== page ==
Platonic love

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  • Comparing The Symposium And The Allegory Of The Cave By Plato

    development of philosophy. He is major influence was his teacher, Socrates, who impressed in him that ‘love of wisdom’ and He passed that onto his own student, Aristotle. Some of Plato’s marvelous works are: Phaedrus, The Symposium and The Allegory of the Cave and the themes depicted in them are freedom (philosophical education), madness (in love and in life), love and beauty ( in all the aspects of our lives.) Now, I’ll go on into a deep analysis of Plato’s works previously mentioned, I’ll express my point of view about them and why even though Plato’s philosophy is based…

    Words: 1412 - Pages: 6
  • Humor In Oscar Wilde's The Importance Of Being Earnes

    society but in a manner that will create humour and not outrage. The topic of marriage appears to be an ongoing debate throughout the play and is constantly bought up. Algernon and Jack dispute about the essence of marriage when Algernon labels a marriage proposal as "pleasure" and "business", causing Jack to accuse him of being "unromantic". Algernon regards marriage as a social obligation that he must fulfil in order to maintain a respectable name in society. However, Jack's view of marriage…

    Words: 1529 - Pages: 7
  • Homosexuality In King James's The Symposium

    it was to some the highest form of love in ancient Athenian considerations. Homosexuality…

    Words: 1277 - Pages: 6
  • Why Do I Trust In Relationships?

    However, I would say that I try to see people clearly while also doing my best to love them and give all that I can and that they need as their friend. Although it does not mean I do not greatly value all of my relationships -because definitely I do- there are just few relationships I trust to be consistent, and many of my platonic relationship do not count in this category. I usually leave most of my walls down, however there are a few that stay up consistently until a relationship surpasses…

    Words: 732 - Pages: 3
  • Can Past Lovers Still Be Friends Analysis

    once you are emotionally involved with a person, there may not be a chance to have a platonic relationship afterwards. She appeals mainly to the viewer’s emotions, but also she illustrates with her actions the personal experience as the video unfolds, as well as the reasoning as to why she feels two lovers can not be friends. Deborah Cox uses visible emotion in the video to give the viewers the idea of how emotionally and mentally stressed one can become when battling what the heart may need…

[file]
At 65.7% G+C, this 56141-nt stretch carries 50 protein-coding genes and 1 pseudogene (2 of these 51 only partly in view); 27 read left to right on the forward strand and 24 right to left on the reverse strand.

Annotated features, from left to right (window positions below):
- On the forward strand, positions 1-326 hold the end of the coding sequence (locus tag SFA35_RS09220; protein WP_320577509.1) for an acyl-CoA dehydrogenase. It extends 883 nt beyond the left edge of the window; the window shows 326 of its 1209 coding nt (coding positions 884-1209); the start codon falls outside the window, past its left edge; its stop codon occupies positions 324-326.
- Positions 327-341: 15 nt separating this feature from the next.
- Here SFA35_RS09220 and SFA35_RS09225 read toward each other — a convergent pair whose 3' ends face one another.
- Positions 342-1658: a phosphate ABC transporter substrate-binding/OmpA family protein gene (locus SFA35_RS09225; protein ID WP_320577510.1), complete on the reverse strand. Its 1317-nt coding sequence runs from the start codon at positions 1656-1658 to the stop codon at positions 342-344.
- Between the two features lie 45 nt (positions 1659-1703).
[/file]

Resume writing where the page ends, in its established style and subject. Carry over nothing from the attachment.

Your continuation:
Words: 800 - Pages: 4
  • Literary Techniques In Maupassant's This Is Not A Love Song

    In today’s society, most of the relationships presented in books, movies, TV shows, and other media are romantic in nature. However, “This Is Not a Love Song” by Brendan Mathews veers away from that normal occurrence. Although some of the relationships that are presented in the story are romantic, the main focus is on the constant friendship between the narrator and Kat, the subject of her many photographs. Mathews uses a unique and interesting sort of snapshot vignette style of writing that…

    Words: 1598 - Pages: 6
  • An Island Dilemma

    emotionally. By taking a look at the whole structure of this novel, the first generation of Danielle and the last generation is also disturbed to the guidelines, and this is like the human DNA in force can not sever the emotional lure, entice him to look for, is not necessarily looking for love, at least to experience the world the truth, even if the truth is nothingness. Thus, after the artificial reproduction was mentioned, sex becomes unnecessary; after the digital network developed, social…

    Words: 837 - Pages: 4
  • Dialogue On The Infinity Of Love Analysis

    Beginning with Plato’s Symposium, many have written about their opinion on the nature of love. Plato’s work is often consulted to understand Ancient Greek society and explain love and sexual behavior. Throughout history, others choose to voice their opinion on the nature of love. There were multiple published works on the topic in the 1500s, but Tullia d’Aragona’s writings were some of the most progressive for the time. She speaks on issues women face, such as status and equality. Tullia…

    Words: 1477 - Pages: 6
  • Cookie-Ness In Plato's Symposium

    There is a structure in love where everything and everyone has a similarity, a cookie-ness. This cookie-ness could be as simple as everyone being male, female, loving men or women, and so on. In Plato’s Symposium, we learn about the uniqueness of love, the beauty inside and out, and the relationships between younger men and older men. Most importantly, we learn that Socrates is different. He doesn’t play by the rules of the ‘beauty ladder’. This essay will look at the lack of cookie-ness of…

    Words: 971 - Pages: 4
  • The Importance Of Love In Virgil's Aeneid

    In Symposium by Plato there is discussion on what love is and for the assembled guests it has different meanings. Many types of love can be seen in Virgil’s Aeneid as well; there is love between people or of the devotion to gods and family (pietas). These types of loves can be described through Diotima’s speech. Diotima defines love as the desire to give birth to beautiful ideas that last forever; she argues that love is not fully knowledgeable or ignorant, and that the soul is more beautiful…

    Words: 1214 - Pages: 5
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